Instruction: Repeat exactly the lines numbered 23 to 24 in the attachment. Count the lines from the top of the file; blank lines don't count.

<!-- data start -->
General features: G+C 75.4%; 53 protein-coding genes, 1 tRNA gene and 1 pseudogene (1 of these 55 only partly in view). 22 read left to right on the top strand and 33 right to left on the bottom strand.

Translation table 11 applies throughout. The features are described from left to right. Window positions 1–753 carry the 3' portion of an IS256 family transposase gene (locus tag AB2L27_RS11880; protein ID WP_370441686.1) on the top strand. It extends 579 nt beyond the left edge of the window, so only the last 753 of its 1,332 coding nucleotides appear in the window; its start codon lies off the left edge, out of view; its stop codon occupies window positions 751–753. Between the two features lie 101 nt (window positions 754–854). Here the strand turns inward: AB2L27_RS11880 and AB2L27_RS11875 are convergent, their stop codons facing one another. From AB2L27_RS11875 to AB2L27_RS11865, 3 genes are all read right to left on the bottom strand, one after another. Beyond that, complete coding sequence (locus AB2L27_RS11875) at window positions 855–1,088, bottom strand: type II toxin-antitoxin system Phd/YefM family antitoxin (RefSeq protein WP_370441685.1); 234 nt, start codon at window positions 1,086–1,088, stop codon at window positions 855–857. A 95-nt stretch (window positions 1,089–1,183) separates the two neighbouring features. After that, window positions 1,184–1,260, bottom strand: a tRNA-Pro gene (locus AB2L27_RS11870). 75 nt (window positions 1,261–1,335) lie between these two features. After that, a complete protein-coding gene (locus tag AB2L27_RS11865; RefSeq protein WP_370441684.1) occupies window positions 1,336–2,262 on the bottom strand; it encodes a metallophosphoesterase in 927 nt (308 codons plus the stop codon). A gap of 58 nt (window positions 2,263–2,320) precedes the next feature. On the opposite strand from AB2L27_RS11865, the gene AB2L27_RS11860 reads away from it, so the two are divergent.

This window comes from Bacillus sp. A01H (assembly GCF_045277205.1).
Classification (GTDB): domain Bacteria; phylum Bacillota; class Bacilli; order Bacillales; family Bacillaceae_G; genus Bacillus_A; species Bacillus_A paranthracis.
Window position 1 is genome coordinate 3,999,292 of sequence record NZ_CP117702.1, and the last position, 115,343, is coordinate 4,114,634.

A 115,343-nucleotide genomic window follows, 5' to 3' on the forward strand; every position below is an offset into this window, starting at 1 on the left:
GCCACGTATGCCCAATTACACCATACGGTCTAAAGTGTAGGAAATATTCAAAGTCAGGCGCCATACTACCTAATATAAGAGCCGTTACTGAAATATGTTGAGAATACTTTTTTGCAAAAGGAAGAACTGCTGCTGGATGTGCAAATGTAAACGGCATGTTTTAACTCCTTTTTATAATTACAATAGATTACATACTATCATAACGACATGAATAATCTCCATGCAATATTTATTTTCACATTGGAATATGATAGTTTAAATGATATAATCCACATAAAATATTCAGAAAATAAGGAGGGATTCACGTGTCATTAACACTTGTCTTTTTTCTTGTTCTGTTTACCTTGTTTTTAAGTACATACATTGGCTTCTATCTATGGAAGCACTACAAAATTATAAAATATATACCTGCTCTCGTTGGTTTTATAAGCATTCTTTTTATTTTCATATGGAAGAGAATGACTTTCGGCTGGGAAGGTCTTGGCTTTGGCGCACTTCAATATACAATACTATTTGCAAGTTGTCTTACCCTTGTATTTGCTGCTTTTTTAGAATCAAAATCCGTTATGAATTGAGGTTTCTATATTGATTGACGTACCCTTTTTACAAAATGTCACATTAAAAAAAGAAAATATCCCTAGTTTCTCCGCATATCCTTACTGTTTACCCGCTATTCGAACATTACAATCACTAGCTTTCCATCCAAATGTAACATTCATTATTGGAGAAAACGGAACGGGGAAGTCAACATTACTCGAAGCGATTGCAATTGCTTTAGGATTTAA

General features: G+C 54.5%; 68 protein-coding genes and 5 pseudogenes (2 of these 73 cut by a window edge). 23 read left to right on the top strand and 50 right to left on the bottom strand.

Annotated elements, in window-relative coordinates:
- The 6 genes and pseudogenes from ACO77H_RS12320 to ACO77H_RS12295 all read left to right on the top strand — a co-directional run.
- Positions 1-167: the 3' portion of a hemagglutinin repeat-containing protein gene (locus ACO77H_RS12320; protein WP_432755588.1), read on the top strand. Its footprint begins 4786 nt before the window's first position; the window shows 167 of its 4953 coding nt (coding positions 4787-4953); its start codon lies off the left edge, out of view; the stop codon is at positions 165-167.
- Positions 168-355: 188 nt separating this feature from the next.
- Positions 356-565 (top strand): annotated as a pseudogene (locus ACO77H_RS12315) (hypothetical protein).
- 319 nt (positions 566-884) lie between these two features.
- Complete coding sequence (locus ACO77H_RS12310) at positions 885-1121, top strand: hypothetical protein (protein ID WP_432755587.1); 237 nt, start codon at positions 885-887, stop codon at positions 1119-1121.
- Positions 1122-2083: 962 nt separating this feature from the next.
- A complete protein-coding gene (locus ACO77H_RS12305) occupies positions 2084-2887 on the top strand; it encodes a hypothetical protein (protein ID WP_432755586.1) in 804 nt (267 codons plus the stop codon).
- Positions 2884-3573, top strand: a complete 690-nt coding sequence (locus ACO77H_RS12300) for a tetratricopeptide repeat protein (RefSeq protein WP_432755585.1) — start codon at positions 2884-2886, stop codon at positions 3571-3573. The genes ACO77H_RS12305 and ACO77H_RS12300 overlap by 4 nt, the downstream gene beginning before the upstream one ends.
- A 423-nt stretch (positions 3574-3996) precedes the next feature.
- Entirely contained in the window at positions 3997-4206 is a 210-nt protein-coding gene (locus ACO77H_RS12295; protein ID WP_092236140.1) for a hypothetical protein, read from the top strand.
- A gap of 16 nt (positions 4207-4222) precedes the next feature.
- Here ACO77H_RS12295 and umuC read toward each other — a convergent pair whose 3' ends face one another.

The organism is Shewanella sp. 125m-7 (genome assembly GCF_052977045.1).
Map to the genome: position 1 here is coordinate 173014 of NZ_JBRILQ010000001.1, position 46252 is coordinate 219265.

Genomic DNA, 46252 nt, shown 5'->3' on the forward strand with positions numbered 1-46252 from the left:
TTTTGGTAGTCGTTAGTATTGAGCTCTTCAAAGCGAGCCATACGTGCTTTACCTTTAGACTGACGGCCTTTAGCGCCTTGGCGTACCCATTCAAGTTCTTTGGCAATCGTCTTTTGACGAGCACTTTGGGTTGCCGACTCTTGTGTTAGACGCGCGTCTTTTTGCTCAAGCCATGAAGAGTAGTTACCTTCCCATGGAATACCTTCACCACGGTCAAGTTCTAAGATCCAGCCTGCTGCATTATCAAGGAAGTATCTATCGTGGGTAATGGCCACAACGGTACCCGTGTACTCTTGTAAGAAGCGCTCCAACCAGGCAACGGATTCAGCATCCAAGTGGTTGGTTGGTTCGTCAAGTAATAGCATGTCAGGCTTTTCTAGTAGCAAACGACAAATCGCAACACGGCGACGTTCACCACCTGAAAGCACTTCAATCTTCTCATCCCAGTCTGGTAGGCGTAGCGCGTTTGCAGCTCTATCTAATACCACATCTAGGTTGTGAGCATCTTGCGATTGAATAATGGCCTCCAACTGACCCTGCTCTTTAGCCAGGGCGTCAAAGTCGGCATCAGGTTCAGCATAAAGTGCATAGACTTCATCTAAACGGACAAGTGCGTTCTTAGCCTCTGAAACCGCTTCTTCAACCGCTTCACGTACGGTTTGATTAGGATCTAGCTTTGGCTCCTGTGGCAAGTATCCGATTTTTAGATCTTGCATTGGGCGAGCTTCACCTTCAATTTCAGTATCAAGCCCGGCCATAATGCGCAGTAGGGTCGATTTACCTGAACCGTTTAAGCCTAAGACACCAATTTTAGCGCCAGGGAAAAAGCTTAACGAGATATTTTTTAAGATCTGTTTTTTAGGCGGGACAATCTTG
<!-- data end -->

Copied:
The organism is Shewanella sp. 125m-7 (genome assembly GCF_052977045.1).
Map to the genome: position 1 here is coordinate 173014 of NZ_JBRILQ010000001.1, position 46252 is coordinate 219265.